Table 2.

An aneurysm’s surface area can been partitioned based on the near-wall flow field characteristics, and results are presented in

Table 3. We should first highlight that while partitioning the aneurysm surface by values of WSS and WSSdiv, the values of WSS and WSSdiv at a given point are uncorrelated, as previously reported in [

15]. The reason for the lack of correlation is due to the fact that they describe fluid motion in mutually orthogonal directions. In order to investigate the nature of the near-wall flow field for each aneurysm, we have chosen the threshold values of WSS = 1 Pa and WSSdiv = ±1000 Pa m

${}^{-1}$ based on previous work [

15]. The WSS = 1 Pa threshold is widely used to indicate propensity for disease [

4]. The different near-wall flow regimes covered in

Table 3 are listed here again for clarity, together with the shorthand notation adopted.

WSS < 1 Pa suggests slow tangential flow, (→)

WSS > 1 Pa suggests faster tangential flow, (⇉)

WSSdiv < -1000 Pa m${}^{-1}$ suggests fast perpendicular flow to the wall, (⇊)

WSSdiv > 1000 Pa m${}^{-1}$ suggests fast perpendicular flow from the wall, (⇈)

|WSSdiv| < 1000 Pa m${}^{-1}$ suggests slow perpendicular flow, (⇵)

We observe that a threshold of WSS = 1 Pa biases the results to lie in the WSS > 1 Pa regions, except for Case 5 which is a large scaccular basilar aneurysm. From Equation (

2) we can approximate the tangential velocity component for WSS = 1 Pa, and for

$\delta n=10$ $\mathsf{\mu}$m we have

${\mathbf{u}}_{\pi}=0.0025$ m s

${}^{-1}$, and for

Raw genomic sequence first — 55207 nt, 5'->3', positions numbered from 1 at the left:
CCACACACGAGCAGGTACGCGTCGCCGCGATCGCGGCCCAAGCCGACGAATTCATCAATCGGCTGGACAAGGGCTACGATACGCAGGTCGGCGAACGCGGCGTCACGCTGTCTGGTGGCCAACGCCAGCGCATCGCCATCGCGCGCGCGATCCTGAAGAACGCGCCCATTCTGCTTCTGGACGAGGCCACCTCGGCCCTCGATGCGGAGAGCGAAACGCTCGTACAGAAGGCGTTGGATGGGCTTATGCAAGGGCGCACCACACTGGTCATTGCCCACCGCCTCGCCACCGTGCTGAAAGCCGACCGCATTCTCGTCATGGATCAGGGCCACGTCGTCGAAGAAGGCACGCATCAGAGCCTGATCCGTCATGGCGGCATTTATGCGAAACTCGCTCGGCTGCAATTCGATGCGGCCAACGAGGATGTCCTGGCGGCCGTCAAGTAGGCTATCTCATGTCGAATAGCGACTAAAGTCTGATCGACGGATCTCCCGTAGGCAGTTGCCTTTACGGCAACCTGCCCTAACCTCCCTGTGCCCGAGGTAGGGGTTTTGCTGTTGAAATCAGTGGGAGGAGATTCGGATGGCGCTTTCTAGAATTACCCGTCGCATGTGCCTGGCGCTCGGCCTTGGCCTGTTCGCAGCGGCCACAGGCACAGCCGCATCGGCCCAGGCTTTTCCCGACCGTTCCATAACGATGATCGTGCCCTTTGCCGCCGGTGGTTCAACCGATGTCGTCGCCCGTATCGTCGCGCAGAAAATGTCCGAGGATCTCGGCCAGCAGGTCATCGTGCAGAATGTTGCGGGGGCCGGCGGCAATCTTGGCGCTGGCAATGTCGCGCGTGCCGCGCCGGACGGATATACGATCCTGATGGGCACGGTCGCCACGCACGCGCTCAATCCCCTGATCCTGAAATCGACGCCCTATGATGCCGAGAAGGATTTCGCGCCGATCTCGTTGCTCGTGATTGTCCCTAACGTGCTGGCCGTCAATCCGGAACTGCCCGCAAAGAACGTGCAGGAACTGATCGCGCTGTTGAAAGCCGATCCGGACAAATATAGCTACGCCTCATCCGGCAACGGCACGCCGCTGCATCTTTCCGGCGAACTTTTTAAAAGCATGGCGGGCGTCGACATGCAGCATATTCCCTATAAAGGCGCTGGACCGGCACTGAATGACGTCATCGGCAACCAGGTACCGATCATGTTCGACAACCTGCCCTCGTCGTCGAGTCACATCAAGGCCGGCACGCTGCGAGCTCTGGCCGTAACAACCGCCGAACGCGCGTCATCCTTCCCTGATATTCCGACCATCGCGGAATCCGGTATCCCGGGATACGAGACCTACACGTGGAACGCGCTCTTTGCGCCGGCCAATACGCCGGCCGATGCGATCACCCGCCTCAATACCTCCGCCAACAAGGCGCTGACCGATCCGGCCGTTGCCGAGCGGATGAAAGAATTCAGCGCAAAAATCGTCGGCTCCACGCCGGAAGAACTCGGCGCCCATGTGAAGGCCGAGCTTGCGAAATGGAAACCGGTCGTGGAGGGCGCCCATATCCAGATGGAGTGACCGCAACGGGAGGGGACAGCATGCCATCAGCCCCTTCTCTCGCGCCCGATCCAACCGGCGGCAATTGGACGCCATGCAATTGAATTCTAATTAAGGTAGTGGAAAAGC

$\delta n=0.1$ mm we have

${\mathbf{u}}_{\pi}=0.025$ m s

${}^{-1}$. Given these approximations of very low near-wall tangential flow, it is worth reconsidering the various WSS thresholds associated with diseases reported in the literature [

4].

While a value of ${\mathbf{u}}_{\pi}=0.025$ m s${}^{-1}$ at $\delta n=0.1$ mm is indeed not negligible so close to the wall, the values reported above for the normal component of the velocity for a persistent strong focus at the same distance is ${\mathbf{u}}_{n}=0.5$ m s${}^{-1}$, which is clearly substantially larger. At the smaller distance of $\delta n=10$ $\mathsf{\mu}$m, the normal and tangential components of velocity for a strong persistent vortex and what is considered to be a slow tangential flow, are now similar. The discrepancy in magnitude of ${\mathbf{u}}_{\pi}$ and ${\mathbf{u}}_{n}$ at larger $\delta n$ arises from the approximation of ${\mathbf{u}}_{\pi}(\delta n)$ and ${\mathbf{u}}_{n}(\delta {n}^{2})$, from which we can see the influence of the order of $\delta n$. These equations are the leading order terms of a Taylor expansion, and it may be beneficial to include higher order terms to match the order of $\delta n$.

Let us return to

Table 3, and focus on the associated percentage aneurysm area for WSS > 1 and |WSSdiv| > 1000, hence for the more prevalent situations occurring within the aneurysm dome. We observe that for WSSdiv < −1000 the trend is a decrease in percentage area, from peak systole to end systole and then to end diastole. On the other hand we observe that for WSSdiv > 1000 the trend is an increase in percentage area between peak systole and end systole, and then a decrease between end systole and end diastole. The reasons for this are as follows. During the deceleration of the fluid (from peak systole to end diastole), we expect a decrease in magnitude of flow impingement on the wall, hence less observed percentage area for WSSdiv < −1000. Also, during the deceleration phase, we typically have an increase in eddying motion in order to diffuse momentum, and since the focii critical points tend to be of stable type, hence locations of positive WSSdiv, we observe the increase in percentage area with WSSdiv > 1000 from peak systole to end systole. By the time we reach end diastole the flow has further decelerated and diffused much of the momentum, consequently the eddying motion has decreased and so has the number of stable focii, resulting in less percentage area associated with WSSdiv > 1000.